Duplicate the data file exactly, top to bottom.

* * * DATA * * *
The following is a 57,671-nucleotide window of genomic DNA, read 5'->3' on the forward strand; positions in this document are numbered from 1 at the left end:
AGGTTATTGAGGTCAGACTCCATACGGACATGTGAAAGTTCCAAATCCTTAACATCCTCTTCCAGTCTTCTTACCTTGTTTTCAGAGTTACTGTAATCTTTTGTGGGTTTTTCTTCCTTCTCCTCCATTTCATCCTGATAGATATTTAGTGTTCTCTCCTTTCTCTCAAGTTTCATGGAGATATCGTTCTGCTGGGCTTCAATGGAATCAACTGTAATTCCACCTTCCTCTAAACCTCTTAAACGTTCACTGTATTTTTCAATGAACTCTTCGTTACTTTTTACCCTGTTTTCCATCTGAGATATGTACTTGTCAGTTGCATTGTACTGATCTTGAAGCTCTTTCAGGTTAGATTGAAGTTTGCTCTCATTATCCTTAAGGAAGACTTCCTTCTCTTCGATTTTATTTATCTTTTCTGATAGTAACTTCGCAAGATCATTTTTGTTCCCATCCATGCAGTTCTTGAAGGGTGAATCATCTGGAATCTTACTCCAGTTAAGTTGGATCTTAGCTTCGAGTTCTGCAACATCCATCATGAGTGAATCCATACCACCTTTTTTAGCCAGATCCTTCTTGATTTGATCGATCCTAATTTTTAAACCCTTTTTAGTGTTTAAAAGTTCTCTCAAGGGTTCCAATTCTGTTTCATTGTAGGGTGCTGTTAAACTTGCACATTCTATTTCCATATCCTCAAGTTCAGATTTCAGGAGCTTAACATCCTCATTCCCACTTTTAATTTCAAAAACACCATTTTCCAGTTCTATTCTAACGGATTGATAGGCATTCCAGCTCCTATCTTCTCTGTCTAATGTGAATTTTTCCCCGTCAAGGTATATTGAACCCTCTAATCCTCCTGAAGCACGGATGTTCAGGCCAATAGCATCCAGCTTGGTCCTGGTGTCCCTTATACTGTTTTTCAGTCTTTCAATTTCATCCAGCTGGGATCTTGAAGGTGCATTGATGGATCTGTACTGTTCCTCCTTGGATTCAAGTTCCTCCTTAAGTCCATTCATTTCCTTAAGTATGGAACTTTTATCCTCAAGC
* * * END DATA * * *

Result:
The following is a 57,671-nucleotide window of genomic DNA, read 5'->3' on the forward strand; positions in this document are numbered from 1 at the left end:
AGGTTATTGAGGTCAGACTCCATACGGACATGTGAAAGTTCCAAATCCTTAACATCCTCTTCCAGTCTTCTTACCTTGTTTTCAGAGTTACTGTAATCTTTTGTGGGTTTTTCTTCCTTCTCCTCCATTTCATCCTGATAGATATTTAGTGTTCTCTCCTTTCTCTCAAGTTTCATGGAGATATCGTTCTGCTGGGCTTCAATGGAATCAACTGTAATTCCACCTTCCTCTAAACCTCTTAAACGTTCACTGTATTTTTCAATGAACTCTTCGTTACTTTTTACCCTGTTTTCCATCTGAGATATGTACTTGTCAGTTGCATTGTACTGATCTTGAAGCTCTTTCAGGTTAGATTGAAGTTTGCTCTCATTATCCTTAAGGAAGACTTCCTTCTCTTCGATTTTATTTATCTTTTCTGATAGTAACTTCGCAAGATCATTTTTGTTCCCATCCATGCAGTTCTTGAAGGGTGAATCATCTGGAATCTTACTCCAGTTAAGTTGGATCTTAGCTTCGAGTTCTGCAACATCCATCATGAGTGAATCCATACCACCTTTTTTAGCCAGATCCTTCTTGATTTGATCGATCCTAATTTTTAAACCCTTTTTAGTGTTTAAAAGTTCTCTCAAGGGTTCCAATTCTGTTTCATTGTAGGGTGCTGTTAAACTTGCACATTCTATTTCCATATCCTCAAGTTCAGATTTCAGGAGCTTAACATCCTCATTCCCACTTTTAATTTCAAAAACACCATTTTCCAGTTCTATTCTAACGGATTGATAGGCATTCCAGCTCCTATCTTCTCTGTCTAATGTGAATTTTTCCCCGTCAAGGTATATTGAACCCTCTAATCCTCCTGAAGCACGGATGTTCAGGCCAATAGCATCCAGCTTGGTCCTGGTGTCCCTTATACTGTTTTTCAGTCTTTCAATTTCATCCAGCTGGGATCTTGAAGGTGCATTGATGGATCTGTACTGTTCCTCCTTGGATTCAAGTTCCTCCTTAAGTCCATTCATTTCCTTAAGTATGGAACTTTTATCCTCAAGC